The important thing is that they haven’t taken you to a horrible, disgusting, filthy place full of pestilence, famine, and disease. It’s just a different place. So, you must go out and buy new guidebooks. You must learn a whole new language. You will meet a whole new group of people you would have never met. It’s just a different place. It’s slower paced than Italy, less flashy than Italy. But after you’ve been there for a while and you catch your breath, you look around. You begin to notice that Holland has windmills. Holland has tulips. And Holland even has Rembrandts. But everyone you know is busy coming and going from Italy, and they’re all bragging about what a wonderful time they had there. And for the rest of your life you will say, “Yes, that’s where I was supposed to go. That’s what I had planned.” And the pain of that experience will never, ever go away. The loss of that dream is a very significant loss. But if you spend your life mourning the fact that you didn’t get to Italy, you may never be free to enjoy the very special, the very lovely things about Holland.

Life is about making the most with what you have been given and finding a way to be happy doing it!

Sunday, March 4, 2012

Round 10 Fever

Sunday, March 4, 2012

Let me just give you a run down of how our last admission went. Drew woke up Thursday morning and was feeling pretty lethargic, but otherwise seemed happy. He just wanted to lay in bed and watch TV. I knew he was going to need blood, so I was hoping that that was all it was and not a fever coming on. I took his temp and it was 99, not high enough for us to have to go in, but something to keep an eye on since I knew his counts were bottoming out. Our homehealth nurse came and drew his normal scheduled labs and everything was low with an ANC of 0. I took his temp about an hour later and sure enough he was up to 101.

Off to the ER we went. It was unusual for us to be there at the ER during normal business hours and not the weekend or middle of the night. Things were moving along smoothly and fairly quickly. We went through the usual routine of labs and blood cultures, fluids and antibiotics while monitoring blood pressure. Then the registration lady came in to give Drew his ID band and then went to put mine on me. As she went to put the BLUE band on my wrist, I think my exact words were, "oh no no, we are purple" (referring to hem/onc on 4West - each floor is color coded). She proceeded to tell me that 4 was full and we were going to 7. "Oh, well what's on 7?" was my reply.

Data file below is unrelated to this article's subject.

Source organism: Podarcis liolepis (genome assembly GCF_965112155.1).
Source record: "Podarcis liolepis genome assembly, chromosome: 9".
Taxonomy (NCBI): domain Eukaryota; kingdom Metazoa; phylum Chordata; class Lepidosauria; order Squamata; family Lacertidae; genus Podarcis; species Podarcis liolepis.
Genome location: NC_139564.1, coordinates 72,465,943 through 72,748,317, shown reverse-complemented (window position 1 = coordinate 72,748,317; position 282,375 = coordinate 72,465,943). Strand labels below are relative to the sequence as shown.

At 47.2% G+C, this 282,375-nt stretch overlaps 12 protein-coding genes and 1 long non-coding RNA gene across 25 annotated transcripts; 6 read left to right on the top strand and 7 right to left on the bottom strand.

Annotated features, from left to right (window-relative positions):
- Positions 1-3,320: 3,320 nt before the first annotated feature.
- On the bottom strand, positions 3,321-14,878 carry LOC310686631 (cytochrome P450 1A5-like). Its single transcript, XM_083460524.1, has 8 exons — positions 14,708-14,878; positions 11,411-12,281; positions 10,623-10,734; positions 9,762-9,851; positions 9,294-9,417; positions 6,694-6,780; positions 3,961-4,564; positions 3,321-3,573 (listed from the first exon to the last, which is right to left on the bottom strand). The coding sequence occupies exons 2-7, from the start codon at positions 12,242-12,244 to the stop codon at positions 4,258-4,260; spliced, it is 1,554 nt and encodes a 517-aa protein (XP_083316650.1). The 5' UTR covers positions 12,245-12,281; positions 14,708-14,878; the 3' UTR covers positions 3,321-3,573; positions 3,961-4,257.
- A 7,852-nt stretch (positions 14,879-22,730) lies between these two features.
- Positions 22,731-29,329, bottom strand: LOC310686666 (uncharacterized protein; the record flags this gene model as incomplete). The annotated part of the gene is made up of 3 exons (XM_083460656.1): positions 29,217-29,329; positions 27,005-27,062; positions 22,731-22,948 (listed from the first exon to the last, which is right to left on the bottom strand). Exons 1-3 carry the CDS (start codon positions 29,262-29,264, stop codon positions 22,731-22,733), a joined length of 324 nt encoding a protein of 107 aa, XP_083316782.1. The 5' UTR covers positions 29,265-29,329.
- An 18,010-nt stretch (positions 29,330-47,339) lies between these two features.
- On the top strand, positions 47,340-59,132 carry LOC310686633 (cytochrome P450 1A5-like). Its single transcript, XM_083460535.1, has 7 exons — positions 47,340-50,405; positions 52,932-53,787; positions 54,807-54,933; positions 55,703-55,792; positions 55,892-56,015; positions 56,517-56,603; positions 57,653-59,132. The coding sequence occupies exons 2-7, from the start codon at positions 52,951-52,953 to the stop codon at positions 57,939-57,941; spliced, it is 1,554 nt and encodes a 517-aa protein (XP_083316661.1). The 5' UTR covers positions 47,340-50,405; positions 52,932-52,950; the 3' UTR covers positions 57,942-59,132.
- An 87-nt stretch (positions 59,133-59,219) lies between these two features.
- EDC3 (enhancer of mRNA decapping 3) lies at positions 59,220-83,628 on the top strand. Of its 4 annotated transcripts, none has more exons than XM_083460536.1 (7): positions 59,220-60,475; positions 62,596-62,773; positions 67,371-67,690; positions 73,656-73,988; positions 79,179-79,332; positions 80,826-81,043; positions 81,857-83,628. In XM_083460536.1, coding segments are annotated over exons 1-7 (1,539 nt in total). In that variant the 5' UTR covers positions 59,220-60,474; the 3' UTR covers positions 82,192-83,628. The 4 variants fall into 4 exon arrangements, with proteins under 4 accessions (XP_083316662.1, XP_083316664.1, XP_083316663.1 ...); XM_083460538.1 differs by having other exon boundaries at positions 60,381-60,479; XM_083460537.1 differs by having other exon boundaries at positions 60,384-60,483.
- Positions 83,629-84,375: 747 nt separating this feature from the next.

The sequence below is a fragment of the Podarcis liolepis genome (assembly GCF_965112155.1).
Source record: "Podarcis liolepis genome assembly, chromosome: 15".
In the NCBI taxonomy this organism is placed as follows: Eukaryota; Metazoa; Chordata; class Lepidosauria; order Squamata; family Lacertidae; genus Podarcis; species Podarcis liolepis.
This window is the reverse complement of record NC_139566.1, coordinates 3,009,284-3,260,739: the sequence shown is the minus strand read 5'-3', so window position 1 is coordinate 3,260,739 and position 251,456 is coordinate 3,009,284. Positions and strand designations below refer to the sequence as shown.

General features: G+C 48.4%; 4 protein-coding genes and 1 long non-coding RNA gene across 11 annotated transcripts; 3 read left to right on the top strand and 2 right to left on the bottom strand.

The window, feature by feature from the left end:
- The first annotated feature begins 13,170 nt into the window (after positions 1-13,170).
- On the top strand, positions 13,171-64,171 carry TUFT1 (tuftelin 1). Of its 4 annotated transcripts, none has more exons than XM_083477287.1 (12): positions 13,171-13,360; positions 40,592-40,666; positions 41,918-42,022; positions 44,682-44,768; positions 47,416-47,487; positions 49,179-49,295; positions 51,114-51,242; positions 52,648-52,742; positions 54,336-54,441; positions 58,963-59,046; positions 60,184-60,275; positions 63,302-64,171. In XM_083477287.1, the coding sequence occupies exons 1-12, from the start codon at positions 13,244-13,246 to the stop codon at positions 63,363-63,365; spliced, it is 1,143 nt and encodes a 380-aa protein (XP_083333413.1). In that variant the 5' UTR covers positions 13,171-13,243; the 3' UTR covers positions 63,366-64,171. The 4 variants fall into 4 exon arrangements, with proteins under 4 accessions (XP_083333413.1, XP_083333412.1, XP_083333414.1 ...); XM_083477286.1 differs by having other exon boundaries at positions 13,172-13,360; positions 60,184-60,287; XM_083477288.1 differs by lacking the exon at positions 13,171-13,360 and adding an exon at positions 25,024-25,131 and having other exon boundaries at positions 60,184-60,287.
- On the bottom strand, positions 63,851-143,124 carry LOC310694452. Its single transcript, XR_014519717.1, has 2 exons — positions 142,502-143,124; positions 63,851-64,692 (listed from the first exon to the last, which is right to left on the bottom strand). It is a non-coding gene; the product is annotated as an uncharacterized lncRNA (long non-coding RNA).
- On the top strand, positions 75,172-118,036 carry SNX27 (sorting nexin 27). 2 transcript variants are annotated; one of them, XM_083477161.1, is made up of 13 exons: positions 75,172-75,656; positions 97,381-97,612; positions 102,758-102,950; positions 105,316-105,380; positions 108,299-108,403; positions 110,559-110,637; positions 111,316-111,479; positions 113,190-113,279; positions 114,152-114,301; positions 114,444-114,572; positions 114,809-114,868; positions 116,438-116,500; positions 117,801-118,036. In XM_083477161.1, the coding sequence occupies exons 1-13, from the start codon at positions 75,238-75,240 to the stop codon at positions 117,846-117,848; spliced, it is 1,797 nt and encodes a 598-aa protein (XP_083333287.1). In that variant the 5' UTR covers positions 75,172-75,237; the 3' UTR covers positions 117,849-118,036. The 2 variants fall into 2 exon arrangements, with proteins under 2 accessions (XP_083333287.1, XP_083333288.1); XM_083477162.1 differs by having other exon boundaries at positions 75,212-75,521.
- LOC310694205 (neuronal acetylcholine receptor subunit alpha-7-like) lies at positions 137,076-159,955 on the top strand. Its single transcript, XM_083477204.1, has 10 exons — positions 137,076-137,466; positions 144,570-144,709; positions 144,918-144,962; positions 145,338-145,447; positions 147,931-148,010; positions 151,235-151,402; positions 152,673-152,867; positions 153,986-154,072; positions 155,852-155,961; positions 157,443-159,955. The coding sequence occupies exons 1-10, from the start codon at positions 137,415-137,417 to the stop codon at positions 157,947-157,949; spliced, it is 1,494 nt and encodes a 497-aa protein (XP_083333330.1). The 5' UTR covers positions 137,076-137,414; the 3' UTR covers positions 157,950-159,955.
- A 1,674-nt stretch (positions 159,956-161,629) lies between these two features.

Again, let me remind you that we are in the ER because my child is severely immunocompromised and requires close monitoring for any type of infection and coverage with antibiotics and antifungals even without any known infection. But back to my question, "what's on 7?" Ready for this one? Both nurses and registration lady say, "infectious Disease." INFECTIOUS DISESE?! You're putting us on the INFECTIOUS DISEASE floor?!

As they were monitoring Drew's blood pressure to make sure it didn't drop too low, I asked if they wanted to check mine b/c I guarantee it was anything but low! After a lot of back and forth, it appeared that we really didn't have any other option and they assured us that they would get us down to 4 as soon as a bed opened up, hopefully later that night.

We made it up to 7 fine and held our breath through the hall (just kidding - kinda). We were in our own room and made sure our nurse knew that we were on high alert for any cross contamination or handling of things differently than we are used to. It's just that the nurses on that floor aren't used to handling a central line as often and aren't as familiar with administering his meds or TPN. Everything worked out fine even though they didn't get us down to 4 until the next day, but it was just added stress as I felt like I had to oversee everything.

His fever only lasted about 24 hours, so after another 24 hours being fever free, 48 hours of negative blood cultures and an ANC on the rise, we got to come home yesterday!

A little Portillo's chocolate cake would have anyone feeling better!

Ok, so he only ate the icing off the lid and I ate the rest of the cake!